More Than Half of U.S. Women Have Poor Heart Health Before Pregnancy

Via Peters

Only about two out of five U.S. women who gave birth in 2019 had good heart health before their pregnancy, with overweight and obesity being the primary risk factors, followed by high blood pressure and diabetes, according to a study funded by the National Institutes of Health, the National Heart, Lung, and Blood Institute, and the American Heart Association (AHA). Their findings were published February 14 in the journal Circulation.

“Being in good health prior to pregnancy benefits the long-term health of women and their children,” said the lead study author, Natalie A. Cameron, MD, an internal medicine specialist and instructor at Northwestern University’s Feinberg School of Medicine in Chicago, in a press release.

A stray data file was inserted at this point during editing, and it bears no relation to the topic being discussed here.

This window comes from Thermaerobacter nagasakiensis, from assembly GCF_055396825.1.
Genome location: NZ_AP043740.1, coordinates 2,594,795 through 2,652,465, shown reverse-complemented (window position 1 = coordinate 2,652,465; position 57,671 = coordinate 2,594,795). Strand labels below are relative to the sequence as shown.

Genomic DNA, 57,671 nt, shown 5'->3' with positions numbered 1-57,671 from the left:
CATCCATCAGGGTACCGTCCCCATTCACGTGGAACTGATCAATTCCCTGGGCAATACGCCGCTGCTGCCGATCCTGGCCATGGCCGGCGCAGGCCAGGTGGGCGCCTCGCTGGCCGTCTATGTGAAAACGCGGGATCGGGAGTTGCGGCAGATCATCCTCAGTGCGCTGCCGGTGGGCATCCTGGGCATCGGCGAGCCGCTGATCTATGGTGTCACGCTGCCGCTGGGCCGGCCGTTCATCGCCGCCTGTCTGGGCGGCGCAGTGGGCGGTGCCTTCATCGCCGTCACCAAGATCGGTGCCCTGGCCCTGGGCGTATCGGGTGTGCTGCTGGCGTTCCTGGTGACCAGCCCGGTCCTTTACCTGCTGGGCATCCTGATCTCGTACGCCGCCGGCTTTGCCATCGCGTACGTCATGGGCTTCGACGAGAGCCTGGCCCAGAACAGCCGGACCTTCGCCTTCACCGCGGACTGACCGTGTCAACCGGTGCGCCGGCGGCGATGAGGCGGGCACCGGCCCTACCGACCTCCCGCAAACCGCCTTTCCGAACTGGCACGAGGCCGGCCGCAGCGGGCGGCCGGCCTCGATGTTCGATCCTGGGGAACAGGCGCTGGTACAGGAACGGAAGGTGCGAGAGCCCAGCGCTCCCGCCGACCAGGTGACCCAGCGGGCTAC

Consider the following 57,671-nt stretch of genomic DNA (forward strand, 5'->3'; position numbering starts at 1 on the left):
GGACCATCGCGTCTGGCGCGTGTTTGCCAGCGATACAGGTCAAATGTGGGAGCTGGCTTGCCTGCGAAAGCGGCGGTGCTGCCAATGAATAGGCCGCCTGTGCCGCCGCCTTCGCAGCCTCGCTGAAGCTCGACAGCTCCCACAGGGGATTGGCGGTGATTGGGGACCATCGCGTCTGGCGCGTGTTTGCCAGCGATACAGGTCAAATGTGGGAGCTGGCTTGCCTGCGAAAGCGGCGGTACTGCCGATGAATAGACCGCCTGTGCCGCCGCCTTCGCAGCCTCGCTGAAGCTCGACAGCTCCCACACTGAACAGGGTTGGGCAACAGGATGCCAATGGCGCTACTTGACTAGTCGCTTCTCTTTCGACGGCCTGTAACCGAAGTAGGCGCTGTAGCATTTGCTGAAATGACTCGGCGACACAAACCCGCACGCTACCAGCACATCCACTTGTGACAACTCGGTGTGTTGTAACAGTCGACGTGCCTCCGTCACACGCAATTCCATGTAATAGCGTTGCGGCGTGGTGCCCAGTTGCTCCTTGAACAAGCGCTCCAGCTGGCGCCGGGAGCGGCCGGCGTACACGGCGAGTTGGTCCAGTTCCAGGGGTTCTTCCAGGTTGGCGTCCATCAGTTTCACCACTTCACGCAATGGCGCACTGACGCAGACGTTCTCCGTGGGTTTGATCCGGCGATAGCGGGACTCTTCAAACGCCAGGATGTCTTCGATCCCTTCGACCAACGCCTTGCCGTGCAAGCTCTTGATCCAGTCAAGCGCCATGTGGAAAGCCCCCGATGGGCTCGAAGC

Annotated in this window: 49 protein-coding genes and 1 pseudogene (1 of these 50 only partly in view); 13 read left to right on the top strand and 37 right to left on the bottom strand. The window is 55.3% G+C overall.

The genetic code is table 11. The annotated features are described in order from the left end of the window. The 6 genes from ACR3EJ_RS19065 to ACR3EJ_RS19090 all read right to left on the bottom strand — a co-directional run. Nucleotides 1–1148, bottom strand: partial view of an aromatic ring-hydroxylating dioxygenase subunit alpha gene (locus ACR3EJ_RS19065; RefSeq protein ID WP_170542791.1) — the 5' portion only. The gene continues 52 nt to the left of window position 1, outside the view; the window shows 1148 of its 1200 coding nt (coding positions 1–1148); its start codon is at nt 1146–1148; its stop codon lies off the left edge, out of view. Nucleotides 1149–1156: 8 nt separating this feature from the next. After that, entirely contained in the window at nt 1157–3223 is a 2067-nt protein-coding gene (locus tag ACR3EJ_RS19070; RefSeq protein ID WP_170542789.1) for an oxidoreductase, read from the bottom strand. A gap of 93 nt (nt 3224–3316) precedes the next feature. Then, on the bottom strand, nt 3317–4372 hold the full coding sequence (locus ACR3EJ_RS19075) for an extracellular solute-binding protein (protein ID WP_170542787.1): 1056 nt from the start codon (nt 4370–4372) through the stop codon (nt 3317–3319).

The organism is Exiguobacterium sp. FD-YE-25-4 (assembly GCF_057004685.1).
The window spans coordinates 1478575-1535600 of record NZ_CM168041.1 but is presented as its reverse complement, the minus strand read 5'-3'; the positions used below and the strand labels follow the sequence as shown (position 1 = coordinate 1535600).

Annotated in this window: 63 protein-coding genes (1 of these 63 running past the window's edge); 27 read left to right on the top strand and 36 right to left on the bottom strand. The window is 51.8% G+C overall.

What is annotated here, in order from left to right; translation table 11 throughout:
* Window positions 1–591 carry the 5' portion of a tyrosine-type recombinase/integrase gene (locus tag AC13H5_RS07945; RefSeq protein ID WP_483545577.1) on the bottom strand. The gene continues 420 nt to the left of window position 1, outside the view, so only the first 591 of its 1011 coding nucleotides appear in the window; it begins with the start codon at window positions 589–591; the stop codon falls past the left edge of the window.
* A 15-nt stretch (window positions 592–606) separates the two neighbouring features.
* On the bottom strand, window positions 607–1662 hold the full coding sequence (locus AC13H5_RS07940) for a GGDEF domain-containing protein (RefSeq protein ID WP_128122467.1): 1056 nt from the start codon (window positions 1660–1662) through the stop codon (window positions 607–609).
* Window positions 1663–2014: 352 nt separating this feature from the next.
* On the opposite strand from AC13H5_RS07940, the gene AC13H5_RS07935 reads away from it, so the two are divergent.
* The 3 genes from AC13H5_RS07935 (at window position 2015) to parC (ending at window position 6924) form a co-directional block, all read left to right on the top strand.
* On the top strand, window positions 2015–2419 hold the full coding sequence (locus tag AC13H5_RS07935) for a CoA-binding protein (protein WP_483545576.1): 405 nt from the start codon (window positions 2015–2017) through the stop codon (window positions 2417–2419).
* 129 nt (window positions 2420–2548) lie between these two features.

“Unfortunately, these findings about the number of women with poor heart health prior to pregnancy are not surprising — heart disease is the leading cause of death for women in the U.S.,” says Rachel Urrutia, MD, an obstetrician-gynecologist and an assistant professor at the UNC School of Medicine in Chapel Hill, North Carolina, who was not involved in the research.

“This study includes overweight and obesity as cardiovascular risk factors, and we know those rates are rising,” says Dr. Urrutia.

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